The next thing I need to impliment is some sort of depth culling so the back doesn't appear in front of the front. :-) My goal is to obtain a speed of 15/20fps running about 10,000 polys. Basically I want it to run smooth when I put the terrain on maximum detail. I'm not sure it's possible, but I'm going to try.

 
fluffy

January 27, 2001, 05:37 PM

If you want portability (hint: you want portability), use SDL (available from Loki Entertainment - check their development section, IIRC). It's a very thin wrapper around a number of graphics and sound APIs, such as DirectX, DGA/GGI/Xshm (various Linux/UNIX equivalents of DirectDraw), and I believe Mac as well (but don't quite me on that). It also makes it easy to grab an OpenGL surface, so that when you do take the plunge of writing a hardware renderer (and IMO, the other posters are wrong - learning software first is DEFINITELY better, since then you get a much better grasp of what's going on in the hardware), you can still keep things nice and portable. :)

 
SigmundSEGV

January 27, 2001, 06:22 PM

My goal is to obtain a speed of 15/20fps running about 10,000 polys.

Depending on the level of compatibility you're targeting (for instance, if you wanted your program to run as an applet and work in as many browsers as possible, and/or on as many operating systems, etc.) you may need to restrict your use of Java class libraries to those which are Java 1.0 compatible... Like the Java 1.0 event model, etc. The reason I bring this up with regard to framerate, is because the standard way of getting custom-rendered pixels onto the screen in Java is, in my experience so far, very very slow.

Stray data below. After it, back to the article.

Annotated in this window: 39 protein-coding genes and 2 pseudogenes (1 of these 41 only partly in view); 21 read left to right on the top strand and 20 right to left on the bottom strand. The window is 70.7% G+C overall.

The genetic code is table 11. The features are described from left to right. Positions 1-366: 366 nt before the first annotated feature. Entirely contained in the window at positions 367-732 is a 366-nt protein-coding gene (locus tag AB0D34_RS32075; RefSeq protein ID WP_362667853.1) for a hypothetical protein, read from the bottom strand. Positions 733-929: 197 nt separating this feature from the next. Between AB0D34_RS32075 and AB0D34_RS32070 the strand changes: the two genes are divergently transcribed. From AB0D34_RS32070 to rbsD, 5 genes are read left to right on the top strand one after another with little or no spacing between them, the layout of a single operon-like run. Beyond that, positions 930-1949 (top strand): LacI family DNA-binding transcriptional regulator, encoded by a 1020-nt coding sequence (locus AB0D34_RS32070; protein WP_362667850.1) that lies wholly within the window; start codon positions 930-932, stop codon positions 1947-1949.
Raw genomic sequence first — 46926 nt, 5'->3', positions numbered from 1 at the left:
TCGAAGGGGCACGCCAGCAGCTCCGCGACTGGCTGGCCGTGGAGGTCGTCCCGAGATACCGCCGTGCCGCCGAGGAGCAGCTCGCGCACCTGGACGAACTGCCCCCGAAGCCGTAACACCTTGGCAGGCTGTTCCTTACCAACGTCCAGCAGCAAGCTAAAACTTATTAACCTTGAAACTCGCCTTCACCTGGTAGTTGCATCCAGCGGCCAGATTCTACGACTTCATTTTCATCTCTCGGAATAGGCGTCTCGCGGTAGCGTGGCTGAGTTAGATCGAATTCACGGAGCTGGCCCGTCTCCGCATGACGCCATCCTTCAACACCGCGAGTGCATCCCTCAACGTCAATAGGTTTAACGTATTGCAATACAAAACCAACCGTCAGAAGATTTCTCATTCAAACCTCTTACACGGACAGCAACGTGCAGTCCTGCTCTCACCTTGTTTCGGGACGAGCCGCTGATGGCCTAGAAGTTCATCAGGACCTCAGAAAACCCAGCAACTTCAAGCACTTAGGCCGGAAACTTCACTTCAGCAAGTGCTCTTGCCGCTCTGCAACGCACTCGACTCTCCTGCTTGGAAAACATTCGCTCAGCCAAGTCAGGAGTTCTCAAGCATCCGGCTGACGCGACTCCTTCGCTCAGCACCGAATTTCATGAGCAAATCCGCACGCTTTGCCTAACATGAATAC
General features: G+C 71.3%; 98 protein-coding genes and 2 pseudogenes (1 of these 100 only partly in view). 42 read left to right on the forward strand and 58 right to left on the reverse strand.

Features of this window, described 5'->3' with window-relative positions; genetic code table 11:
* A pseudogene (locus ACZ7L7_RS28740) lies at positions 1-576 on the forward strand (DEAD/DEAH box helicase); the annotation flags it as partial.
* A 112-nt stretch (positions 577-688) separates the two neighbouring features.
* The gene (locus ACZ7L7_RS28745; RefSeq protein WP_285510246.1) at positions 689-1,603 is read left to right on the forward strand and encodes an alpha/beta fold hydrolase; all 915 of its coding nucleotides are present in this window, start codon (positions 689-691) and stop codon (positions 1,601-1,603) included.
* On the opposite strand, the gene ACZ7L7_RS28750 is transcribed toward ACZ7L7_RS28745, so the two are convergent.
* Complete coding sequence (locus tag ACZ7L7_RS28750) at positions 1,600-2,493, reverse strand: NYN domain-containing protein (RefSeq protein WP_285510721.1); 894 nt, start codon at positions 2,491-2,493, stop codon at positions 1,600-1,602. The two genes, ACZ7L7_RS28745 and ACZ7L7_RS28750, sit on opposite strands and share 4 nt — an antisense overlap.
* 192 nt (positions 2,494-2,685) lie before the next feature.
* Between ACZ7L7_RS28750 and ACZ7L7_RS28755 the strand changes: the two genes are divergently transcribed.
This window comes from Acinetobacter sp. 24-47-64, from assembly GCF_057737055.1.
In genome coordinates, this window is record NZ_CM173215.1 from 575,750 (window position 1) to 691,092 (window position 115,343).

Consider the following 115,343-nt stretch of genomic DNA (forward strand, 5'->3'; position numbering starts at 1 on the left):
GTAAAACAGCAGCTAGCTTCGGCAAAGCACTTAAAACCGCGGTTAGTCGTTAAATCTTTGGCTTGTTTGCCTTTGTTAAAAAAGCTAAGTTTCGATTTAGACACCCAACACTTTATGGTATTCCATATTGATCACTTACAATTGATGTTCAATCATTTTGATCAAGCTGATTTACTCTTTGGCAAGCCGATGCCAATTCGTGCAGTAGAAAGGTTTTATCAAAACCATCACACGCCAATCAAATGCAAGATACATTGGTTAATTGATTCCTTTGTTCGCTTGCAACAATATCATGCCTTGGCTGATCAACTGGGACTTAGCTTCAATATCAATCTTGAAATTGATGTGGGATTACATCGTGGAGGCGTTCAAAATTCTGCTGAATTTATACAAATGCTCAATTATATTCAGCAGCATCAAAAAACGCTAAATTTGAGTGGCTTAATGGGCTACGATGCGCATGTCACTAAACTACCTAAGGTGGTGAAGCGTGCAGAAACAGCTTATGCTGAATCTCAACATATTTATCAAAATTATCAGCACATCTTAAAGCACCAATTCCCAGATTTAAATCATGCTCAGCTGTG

If you were rendering into a 640x480 buffer for example, the best you can hope for, from what I've seen, is in the 15/20fps range just for copying the pixels to the screen! And that was using the technique TinyPTC uses in Java of making itself the ImageProducer (which is about as "low level" as you can get in AWT to my knowledge, at least for Java 1.0 compatibility.)

[Note, my machine is not the fastest thing around these days, a mere 300MHz PII... so Your Framerate May Vary :)]

So the point here was really intended to get at two things, I guess. One, that there may be a faster way to get pixels on the screen in some of the newer Java APIs, like Java 2D - I haven't investigated it yet because in my case I needed Java 1.0 compatibility anyway...

But also, that if you ARE using standard AWT stuff to get your pixels on the screen, and you're looking for a peppy framerate, well, to borrow a line from the Princess Bride, "...get used to disappointment." ;-)